The outlook for the asset management industry in 2013 is strikingly more positive than it has been in years.
The industry is emerging from a five-year lull precipitated by the 2008 global financial crisis. In recent years, advisors and firms have pursued sweeping market and regulatory reforms in response to unabated pressures from elevated dry powder; a mixed fundraising environment; a low-yield environment; compressed earnings; and heightened regulation. The deep structural shifts taking place are leading to new operating structures capable of potentially restoring investor confidence and expanding market share of retail and institutional assets.
Advisors and firms are moving forward with strategies specific to the needs of investors in their asset class. Within the mutual fund sector, efforts are underway to diversify into non-traditional products, thereby offering investors greater access to higher-yield alternative asset classes. Funds of funds and hybrid funds are meeting a number of investor needs for tailored solutions while more specialized instruments-master limited partnerships and business development companies-are building market share.
Advisors and firms in 2013 are broadly focused on six strategies to further restore investor confidence and attract assets to the industry.
Managing regulatory risk. Sweeping regulatory changes have rocked the industry, prompting reform measures that impose greater costs and infrastructure demands. The continued push for cooperation among global regulators is likely to impose additional regulatory and compliance costs.
Regulatory requirements are enhancing governance, risk management and operational transparency within the industry. These developments are expected to go far in convincing institutional and individual investors to make industry products key to their asset allocation strategies going forward. Furthermore, fundamental changes to operating models are preparing the maturing asset management industry for sustainable, long-term performance.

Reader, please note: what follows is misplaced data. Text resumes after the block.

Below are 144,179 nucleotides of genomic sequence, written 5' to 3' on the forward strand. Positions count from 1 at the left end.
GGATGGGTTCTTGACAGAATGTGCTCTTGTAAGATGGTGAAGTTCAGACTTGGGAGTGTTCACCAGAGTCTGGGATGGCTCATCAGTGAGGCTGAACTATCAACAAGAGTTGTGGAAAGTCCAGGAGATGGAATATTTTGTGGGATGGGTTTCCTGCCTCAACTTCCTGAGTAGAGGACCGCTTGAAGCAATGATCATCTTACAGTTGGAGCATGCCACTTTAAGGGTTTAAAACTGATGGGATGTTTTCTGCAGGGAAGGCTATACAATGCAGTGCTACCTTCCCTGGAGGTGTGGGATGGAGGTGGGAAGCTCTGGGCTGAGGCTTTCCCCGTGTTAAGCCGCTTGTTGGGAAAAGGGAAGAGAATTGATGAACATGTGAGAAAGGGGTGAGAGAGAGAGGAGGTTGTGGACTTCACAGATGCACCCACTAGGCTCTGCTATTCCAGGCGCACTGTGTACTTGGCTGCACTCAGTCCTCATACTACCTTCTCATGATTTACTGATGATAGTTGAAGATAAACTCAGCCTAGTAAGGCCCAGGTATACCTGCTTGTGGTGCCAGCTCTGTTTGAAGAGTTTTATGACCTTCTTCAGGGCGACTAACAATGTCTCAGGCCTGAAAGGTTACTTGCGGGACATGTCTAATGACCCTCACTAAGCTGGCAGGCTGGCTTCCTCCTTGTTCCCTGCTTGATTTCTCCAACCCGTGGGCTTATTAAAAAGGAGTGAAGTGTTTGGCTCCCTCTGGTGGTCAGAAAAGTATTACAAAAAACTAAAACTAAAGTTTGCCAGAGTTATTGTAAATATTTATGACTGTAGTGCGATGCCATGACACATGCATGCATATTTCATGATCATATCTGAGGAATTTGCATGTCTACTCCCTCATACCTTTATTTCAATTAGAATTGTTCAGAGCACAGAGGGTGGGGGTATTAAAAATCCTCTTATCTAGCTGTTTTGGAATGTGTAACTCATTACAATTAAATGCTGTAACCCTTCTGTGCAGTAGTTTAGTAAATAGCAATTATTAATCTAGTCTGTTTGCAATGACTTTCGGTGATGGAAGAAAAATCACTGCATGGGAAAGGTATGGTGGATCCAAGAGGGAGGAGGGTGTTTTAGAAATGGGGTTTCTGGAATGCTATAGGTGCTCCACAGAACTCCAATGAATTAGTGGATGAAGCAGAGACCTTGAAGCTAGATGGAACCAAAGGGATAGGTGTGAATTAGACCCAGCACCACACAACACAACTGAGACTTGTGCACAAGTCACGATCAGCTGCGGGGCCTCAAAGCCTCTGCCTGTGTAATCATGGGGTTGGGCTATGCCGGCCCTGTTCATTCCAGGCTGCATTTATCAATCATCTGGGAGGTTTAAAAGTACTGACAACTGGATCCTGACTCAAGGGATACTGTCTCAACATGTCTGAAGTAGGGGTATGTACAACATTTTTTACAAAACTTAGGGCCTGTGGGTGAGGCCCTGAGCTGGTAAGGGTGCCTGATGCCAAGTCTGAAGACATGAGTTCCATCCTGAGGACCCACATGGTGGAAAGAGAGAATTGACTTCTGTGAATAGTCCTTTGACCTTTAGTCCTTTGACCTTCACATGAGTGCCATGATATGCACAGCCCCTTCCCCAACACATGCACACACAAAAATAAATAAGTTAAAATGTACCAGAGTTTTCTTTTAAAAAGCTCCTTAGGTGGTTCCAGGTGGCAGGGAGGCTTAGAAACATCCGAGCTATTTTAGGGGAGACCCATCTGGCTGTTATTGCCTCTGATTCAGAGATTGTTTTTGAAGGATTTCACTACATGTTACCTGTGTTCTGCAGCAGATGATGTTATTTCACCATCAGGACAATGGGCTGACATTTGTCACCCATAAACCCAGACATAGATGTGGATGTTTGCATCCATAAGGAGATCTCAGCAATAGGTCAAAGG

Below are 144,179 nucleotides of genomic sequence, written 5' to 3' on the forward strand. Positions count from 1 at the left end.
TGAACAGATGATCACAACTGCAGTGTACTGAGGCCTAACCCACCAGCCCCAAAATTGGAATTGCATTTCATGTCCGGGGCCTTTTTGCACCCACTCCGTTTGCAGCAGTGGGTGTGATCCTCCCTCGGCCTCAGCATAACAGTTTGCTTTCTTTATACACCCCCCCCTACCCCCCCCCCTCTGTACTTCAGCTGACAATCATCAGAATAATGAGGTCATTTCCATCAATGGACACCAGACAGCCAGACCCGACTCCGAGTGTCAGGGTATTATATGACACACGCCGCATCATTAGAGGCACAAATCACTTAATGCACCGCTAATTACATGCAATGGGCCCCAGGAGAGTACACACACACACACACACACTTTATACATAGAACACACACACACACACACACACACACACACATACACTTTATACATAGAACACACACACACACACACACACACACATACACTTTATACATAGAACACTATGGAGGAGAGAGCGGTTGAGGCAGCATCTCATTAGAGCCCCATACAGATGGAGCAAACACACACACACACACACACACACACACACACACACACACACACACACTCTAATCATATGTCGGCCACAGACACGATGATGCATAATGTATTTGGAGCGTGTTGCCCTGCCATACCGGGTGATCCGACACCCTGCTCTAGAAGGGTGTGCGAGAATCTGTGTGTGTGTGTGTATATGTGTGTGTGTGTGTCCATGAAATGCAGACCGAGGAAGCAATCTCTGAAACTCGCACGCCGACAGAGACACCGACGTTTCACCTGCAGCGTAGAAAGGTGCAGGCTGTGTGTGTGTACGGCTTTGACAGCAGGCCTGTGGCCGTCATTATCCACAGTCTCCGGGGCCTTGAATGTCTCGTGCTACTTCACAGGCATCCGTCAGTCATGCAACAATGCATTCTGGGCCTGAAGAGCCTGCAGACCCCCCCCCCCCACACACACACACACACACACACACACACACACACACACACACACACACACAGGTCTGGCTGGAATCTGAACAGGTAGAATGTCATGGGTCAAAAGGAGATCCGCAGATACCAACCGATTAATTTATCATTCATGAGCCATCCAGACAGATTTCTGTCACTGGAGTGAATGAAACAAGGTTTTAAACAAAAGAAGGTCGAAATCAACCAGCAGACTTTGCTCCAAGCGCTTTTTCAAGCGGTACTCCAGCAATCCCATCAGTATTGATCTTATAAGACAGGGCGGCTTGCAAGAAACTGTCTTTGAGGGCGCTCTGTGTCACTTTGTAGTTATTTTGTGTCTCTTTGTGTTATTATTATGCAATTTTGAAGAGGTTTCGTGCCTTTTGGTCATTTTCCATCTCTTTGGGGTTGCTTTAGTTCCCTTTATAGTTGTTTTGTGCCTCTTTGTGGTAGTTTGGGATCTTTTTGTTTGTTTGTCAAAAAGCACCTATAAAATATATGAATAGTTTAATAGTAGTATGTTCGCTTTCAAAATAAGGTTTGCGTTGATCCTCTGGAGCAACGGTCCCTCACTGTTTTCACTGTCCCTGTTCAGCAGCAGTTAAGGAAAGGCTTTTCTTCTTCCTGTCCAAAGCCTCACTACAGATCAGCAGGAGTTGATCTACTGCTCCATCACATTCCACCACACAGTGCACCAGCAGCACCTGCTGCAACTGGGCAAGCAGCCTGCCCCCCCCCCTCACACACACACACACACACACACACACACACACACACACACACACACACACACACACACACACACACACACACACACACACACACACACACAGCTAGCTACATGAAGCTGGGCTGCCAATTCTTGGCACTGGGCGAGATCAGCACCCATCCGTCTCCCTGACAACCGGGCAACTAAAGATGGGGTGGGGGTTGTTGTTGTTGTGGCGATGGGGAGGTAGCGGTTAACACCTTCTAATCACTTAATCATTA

Adjusting pay practices to risk. The days of outsized compensation packages for top managers may be behind us for reasons that go beyond the economy. General partners are getting less remuneration in negotiated deals from limited partners, in turn reducing compensation levels down the staffing chain. In addition, a regulatory crackdown on excessive executive compensation practices is underway, and say-on-pay rules are giving stakeholders sentinel rights over compensation packages. To incent risk-appropriate actions, compensation packages increasingly include deferred compensation and clawback provisions. As advisors and firms expand globally, being able to adjust pay practices to risk becomes more important.
Adapting divergent strategies. Advisors and firms are adapting in their own way to introduce or emphasize alternative asset classes, structures and strategies. Smaller specialists are demonstrating unique expertise and value-added performance improvement techniques, thereby winning investors over to funds that in prior years may not have gotten a second look. Some larger firms are moving to offer a wide spectrum of asset classes attractive to a broad investor base. Other firms are moving away from a variety of asset categories in order to specialize in real estate, distressed assets or specific geographic regions.
Combining converging structures. A small number of registered hedge funds are converting to mutual funds to seek public equity from investors generally attracted to conventional mutual funds. Simultaneously, some mutual funds are adding alternative investment options to their portfolio offerings. As convergence plays out, competition will build and consolidation may occur as funds seek economies of scale.
Capturing emerging growth opportunities. The global economy expanded slowly during the past three years, reducing investment opportunities in international markets. The bright spot continues to be emerging markets, where organic growth outpaces that of developed economies. Emerging markets such as Brazil and Asia continue to capture a larger proportion of new global investment. Even many of the smallest asset management firms are being drawn to these markets for potentially higher returns tied to faster growing economies.
Simplifying investments. Complex asset strategies predicated on program trading or derivatives have lost much of their appeal; the more complicated and opaque the strategy, the less interested investors have become. Many investors lost money and confidence with asset advisors. Managing risks-counterparty, liquidity and systemic risks-is critical to minimizing losses and enhancing investor confidence in the industry. Simple investment strategies that take advantage of the correlation of client segmentation and asset classes are closely tied to future growth. As the industry adjusts to risk and economic conditions improve, more retail, retirement and institutional money is expected to stream in from the sidelines.
Ongoing reforms are positioning the industry to build on specific niche markets, fixed income, emerging markets, hybrid assets and alternative investment strategies. The mix of asset class and industry-level strategies are beginning to mainstream alternative investments, further securing a place for these instruments in the asset allocation strategies of a broad client base.
Michael Patanella is the National Asset Management Industry Leader at Grant Thornton.
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